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Publication - Professor Glenn Morgan

    Urban regimes, experiments and institutional innovation

    Citation

    Villela, M & Morgan, GD, 2019, ‘Urban regimes, experiments and institutional innovation’.

    Abstract

    How do urban regimes evolve and what role do trade unions play in these processes? Space for this sort of analysis has begun to open up in the field of industrial relations and employment systems as greater recognition has emerged of the internal differentiation within various forms of capitalism (Almond 2011). Whilst core national institutional features may place constraints on institutional experimentation at the local level the way in which local patterns of employment interact with and shape the geographical distribution of job opportunities leads to regions and cities with very distinctive social and economic histories and paths of development. As recent research is uncovering, the result is that the ability of actors to engage locally with institutional experimentation and shape policy outcomes at the local and regional level is likely to vary both within and across capitalisms.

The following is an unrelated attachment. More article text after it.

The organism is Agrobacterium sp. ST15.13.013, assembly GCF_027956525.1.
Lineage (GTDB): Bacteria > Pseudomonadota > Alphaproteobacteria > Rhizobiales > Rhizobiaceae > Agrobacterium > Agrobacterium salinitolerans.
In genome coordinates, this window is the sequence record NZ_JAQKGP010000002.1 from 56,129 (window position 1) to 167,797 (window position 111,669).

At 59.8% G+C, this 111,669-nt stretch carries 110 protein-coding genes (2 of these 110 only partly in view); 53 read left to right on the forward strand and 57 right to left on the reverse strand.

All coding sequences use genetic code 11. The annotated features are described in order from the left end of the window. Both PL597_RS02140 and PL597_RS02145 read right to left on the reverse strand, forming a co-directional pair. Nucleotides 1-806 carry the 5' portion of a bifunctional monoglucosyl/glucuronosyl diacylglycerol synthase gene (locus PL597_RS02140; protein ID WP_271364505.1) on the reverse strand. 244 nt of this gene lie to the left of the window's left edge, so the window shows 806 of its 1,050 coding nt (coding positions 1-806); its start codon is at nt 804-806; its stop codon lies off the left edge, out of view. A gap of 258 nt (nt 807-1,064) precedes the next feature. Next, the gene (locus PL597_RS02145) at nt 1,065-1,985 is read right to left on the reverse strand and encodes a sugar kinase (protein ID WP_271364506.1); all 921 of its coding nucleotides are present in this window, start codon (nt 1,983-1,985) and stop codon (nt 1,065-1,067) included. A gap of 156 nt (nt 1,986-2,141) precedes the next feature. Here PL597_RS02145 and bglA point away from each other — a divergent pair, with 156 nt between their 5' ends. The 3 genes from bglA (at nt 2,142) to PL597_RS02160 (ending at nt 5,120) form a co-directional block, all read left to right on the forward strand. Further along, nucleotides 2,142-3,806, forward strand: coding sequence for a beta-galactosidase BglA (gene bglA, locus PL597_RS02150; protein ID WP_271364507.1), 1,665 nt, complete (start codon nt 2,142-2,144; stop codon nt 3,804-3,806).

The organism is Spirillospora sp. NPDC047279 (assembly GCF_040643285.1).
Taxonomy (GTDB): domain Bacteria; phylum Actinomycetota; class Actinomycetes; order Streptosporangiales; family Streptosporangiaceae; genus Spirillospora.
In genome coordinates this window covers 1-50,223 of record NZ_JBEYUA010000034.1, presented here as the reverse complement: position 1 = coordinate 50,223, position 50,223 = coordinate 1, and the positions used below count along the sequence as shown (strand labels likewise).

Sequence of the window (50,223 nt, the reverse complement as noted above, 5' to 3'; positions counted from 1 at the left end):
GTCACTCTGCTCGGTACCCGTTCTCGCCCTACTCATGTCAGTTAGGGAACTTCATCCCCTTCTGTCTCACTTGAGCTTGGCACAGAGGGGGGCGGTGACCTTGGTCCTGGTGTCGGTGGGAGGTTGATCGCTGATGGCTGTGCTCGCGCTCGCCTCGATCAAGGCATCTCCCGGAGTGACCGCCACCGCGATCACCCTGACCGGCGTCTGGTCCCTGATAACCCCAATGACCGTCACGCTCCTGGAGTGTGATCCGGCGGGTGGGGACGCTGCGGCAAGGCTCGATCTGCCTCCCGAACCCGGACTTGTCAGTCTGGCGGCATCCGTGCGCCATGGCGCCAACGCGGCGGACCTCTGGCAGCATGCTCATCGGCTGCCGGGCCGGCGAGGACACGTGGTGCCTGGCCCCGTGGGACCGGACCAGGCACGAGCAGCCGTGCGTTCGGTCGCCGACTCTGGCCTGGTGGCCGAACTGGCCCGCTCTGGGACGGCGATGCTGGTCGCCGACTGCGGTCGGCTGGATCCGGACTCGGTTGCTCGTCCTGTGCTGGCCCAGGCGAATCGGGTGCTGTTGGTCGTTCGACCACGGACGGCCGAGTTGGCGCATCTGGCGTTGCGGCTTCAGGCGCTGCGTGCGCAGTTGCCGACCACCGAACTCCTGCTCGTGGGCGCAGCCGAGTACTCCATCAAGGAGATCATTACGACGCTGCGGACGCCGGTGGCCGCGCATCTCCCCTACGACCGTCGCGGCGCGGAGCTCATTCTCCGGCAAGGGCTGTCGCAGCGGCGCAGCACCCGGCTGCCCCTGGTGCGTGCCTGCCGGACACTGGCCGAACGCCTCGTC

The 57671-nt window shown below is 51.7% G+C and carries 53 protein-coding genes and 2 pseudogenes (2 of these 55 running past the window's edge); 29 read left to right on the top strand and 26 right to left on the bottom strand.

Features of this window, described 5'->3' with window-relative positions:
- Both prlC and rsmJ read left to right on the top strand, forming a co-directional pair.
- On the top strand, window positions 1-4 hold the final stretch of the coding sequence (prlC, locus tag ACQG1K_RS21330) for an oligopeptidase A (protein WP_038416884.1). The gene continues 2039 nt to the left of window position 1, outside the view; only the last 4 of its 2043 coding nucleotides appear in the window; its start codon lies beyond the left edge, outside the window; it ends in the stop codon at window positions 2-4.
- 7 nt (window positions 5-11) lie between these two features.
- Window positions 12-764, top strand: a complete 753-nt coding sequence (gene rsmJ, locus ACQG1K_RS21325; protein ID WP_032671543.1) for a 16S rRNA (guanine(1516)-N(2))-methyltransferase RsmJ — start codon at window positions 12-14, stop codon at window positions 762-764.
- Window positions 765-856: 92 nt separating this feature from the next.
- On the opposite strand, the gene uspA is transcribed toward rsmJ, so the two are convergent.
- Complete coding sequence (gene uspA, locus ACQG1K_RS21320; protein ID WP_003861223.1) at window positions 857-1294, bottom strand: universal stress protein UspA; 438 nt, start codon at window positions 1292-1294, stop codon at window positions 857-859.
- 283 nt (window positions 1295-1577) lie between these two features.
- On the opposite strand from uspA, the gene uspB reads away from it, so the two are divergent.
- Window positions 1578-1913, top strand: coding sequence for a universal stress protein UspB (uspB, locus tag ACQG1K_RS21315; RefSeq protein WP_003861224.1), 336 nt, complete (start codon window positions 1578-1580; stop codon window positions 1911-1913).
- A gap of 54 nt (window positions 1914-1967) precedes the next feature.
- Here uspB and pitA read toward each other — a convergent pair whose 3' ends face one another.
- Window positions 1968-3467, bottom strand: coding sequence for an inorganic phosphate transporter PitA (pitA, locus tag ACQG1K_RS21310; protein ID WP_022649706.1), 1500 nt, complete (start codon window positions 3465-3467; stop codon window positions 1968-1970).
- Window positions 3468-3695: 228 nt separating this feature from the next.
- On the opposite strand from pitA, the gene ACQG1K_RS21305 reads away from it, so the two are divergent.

In this paper, we take the particular location of Bristol in the UK as our example. We build a generalizable analytical framework to understand the role of what we describe as ‘urban regimes’. Based on this we show how over a fifty-year period from the 1970s to the late 2010s, the nature of the actors in the local area, and their scale and influence on the politics of the city has changed. We identify three main phases in the development of Bristol in which the role of trade unions gradually changes – the Fordist/Labourist urban regime up to the 1970s; from the late 1970s through to the New Labour victory in 1997, an emergent neo-liberal urban regime characterized by a changing industrial and employment structure and a struggle between the local council and the Tory central government over implementing neo-liberal policies; and finally, as the negative consequences of this became clearer to local actors, the emergence locally within a national framework of neo-liberalism and austerity of a networked governance structure where collaboration between public and private organizations gradually developed.

    Full details in the University publications repository